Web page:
The announcement that Volcano will be acquired by the imaging giant Philips Healthcare made waves in the medical device industry at the end of last year. Volcano had been an attractive acquisition target for several years because of its innovation in the intravascular imaging and pressure measurement market and its small size compared to its direct competitors, which include Boston Scientific and St. Jude Medical. Furthermore, despite its small size, Volcano is one of the global leaders in this market, including a definitive lead in the US market. However, the last couple years have seen turbulent waters for the company because revenue growth has been down. It was a bit of a surprise, then, when the announcement of the Philips acquisition was made, especially at share prices higher than the market price at the time and because Philips does not participate in the interventional space at the disposable device level.

According to Philips, the acquisition fits well with their goals for their image-guided therapy business. And it makes sense - as a highly recognized and respected leader in medical imaging on a global scale, Philips can add Volcano's technology to the mix. It's also clear that Philips values Volcano's connections with hospitals the company plans to utilize Volcano's sales force to promote Philips offerings. But what about the actual technology that Volcano was acquired for. The business has been struggling. How will Philips remedy this and compete more efficiently

Both Boston Scientific and St. Jude Medical have a range disposable interventional product offering that they can bundle with their IVUS catheters and FFR guidewires. This allows both companies to compete on price, which is becoming an increasing important factor for hospitals when making purchasing decisions. Philips doesn't have this edge. Rather, the benefits of the acquisition will likely come from how Philips and Volcano's technologies can be combined or complemented in order to expand imaging capabilities for added indications. This will open doors to new treatment areas and has the potential to create different bundling opportunities for Philips that focuses on imaging alone. The combined creative forces of these two companies have an edge over their competitors in the image-guided therapy market and it will be interesting to see what this relationship will comes up with.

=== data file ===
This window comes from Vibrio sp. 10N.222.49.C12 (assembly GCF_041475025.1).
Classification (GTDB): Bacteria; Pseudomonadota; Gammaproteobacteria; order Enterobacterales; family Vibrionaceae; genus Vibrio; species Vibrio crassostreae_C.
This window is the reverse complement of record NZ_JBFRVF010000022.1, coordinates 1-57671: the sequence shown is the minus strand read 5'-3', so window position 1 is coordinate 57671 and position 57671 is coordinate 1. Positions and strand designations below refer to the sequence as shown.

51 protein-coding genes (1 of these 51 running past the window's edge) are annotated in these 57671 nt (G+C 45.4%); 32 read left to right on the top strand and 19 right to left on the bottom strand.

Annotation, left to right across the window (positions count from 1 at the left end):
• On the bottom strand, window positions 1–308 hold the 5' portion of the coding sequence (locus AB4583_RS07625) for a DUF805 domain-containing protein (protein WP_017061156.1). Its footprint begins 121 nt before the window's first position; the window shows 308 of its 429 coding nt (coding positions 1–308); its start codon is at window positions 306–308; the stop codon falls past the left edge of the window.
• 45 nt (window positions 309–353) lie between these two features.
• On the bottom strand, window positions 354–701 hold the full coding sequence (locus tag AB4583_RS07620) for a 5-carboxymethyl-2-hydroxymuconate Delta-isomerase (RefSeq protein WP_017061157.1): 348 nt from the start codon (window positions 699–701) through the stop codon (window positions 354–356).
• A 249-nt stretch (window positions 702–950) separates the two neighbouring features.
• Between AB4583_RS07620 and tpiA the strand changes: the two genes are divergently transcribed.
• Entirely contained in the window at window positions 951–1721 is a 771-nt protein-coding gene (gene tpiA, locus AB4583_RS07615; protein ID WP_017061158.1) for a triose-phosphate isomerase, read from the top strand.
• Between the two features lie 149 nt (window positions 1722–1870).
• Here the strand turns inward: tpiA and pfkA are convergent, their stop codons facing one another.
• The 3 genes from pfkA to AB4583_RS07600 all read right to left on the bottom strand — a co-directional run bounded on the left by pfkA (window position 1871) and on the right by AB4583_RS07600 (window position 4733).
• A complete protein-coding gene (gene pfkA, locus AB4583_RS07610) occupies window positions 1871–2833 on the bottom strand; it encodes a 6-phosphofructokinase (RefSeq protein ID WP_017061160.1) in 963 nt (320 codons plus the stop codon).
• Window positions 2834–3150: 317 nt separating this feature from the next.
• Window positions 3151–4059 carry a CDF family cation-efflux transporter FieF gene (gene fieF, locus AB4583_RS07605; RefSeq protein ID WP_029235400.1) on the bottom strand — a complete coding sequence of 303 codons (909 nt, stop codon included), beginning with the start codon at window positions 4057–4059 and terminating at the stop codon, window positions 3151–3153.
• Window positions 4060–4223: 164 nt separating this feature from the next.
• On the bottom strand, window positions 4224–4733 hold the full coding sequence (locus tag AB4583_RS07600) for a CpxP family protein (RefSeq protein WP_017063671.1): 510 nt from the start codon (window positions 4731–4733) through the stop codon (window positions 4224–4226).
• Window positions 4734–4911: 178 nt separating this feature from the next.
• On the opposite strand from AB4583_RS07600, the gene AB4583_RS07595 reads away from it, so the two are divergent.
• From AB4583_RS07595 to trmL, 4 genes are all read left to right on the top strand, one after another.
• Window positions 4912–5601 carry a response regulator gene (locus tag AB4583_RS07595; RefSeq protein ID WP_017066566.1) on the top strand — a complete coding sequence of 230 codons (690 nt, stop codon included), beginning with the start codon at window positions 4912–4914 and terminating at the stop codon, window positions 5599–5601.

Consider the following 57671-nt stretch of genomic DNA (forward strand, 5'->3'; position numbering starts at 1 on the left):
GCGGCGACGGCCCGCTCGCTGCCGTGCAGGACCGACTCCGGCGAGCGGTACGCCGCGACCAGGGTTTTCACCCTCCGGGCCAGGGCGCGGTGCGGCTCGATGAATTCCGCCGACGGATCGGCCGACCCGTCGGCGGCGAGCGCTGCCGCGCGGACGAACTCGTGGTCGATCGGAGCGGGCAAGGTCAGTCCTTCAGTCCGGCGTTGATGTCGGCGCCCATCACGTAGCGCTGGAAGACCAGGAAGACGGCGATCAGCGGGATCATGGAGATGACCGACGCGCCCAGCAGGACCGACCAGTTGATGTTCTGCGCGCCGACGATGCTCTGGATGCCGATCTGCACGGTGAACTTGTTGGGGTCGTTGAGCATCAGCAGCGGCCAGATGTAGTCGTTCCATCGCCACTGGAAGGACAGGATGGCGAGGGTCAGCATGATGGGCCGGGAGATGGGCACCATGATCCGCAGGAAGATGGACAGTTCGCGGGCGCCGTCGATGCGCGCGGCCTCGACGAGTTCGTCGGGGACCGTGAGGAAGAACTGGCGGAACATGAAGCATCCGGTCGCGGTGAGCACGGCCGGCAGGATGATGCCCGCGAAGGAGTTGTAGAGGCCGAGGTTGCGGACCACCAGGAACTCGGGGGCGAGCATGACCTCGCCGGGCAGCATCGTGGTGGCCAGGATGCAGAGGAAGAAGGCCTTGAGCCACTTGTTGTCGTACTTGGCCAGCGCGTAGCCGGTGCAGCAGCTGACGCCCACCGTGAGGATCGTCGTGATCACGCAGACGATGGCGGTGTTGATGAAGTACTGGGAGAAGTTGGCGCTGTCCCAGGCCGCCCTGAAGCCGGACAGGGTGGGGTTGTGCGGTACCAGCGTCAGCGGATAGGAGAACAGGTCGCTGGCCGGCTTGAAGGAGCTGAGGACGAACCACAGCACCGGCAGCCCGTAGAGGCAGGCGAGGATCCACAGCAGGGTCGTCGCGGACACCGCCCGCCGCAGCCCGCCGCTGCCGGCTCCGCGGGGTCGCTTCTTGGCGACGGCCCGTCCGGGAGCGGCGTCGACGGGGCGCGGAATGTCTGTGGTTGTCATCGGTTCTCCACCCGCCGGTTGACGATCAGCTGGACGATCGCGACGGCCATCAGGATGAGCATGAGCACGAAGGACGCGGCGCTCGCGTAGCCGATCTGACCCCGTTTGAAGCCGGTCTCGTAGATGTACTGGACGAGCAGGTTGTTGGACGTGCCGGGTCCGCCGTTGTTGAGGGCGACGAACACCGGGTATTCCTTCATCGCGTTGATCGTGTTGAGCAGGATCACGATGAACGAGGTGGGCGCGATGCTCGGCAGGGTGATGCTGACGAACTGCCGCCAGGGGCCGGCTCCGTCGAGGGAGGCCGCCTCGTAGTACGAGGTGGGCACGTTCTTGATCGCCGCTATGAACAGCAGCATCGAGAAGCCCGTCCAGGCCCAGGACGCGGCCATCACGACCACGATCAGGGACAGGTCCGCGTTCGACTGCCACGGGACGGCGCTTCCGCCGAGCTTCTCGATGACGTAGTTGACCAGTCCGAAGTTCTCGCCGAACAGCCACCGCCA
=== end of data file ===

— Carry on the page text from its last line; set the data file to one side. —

The one question that remains is the fate of Volcano's peripheral vascular devices, which includes a newly acquired atherectomy device. There is not an obvious place for these technologies so it would not be surprising if their development was halted or the products divested.

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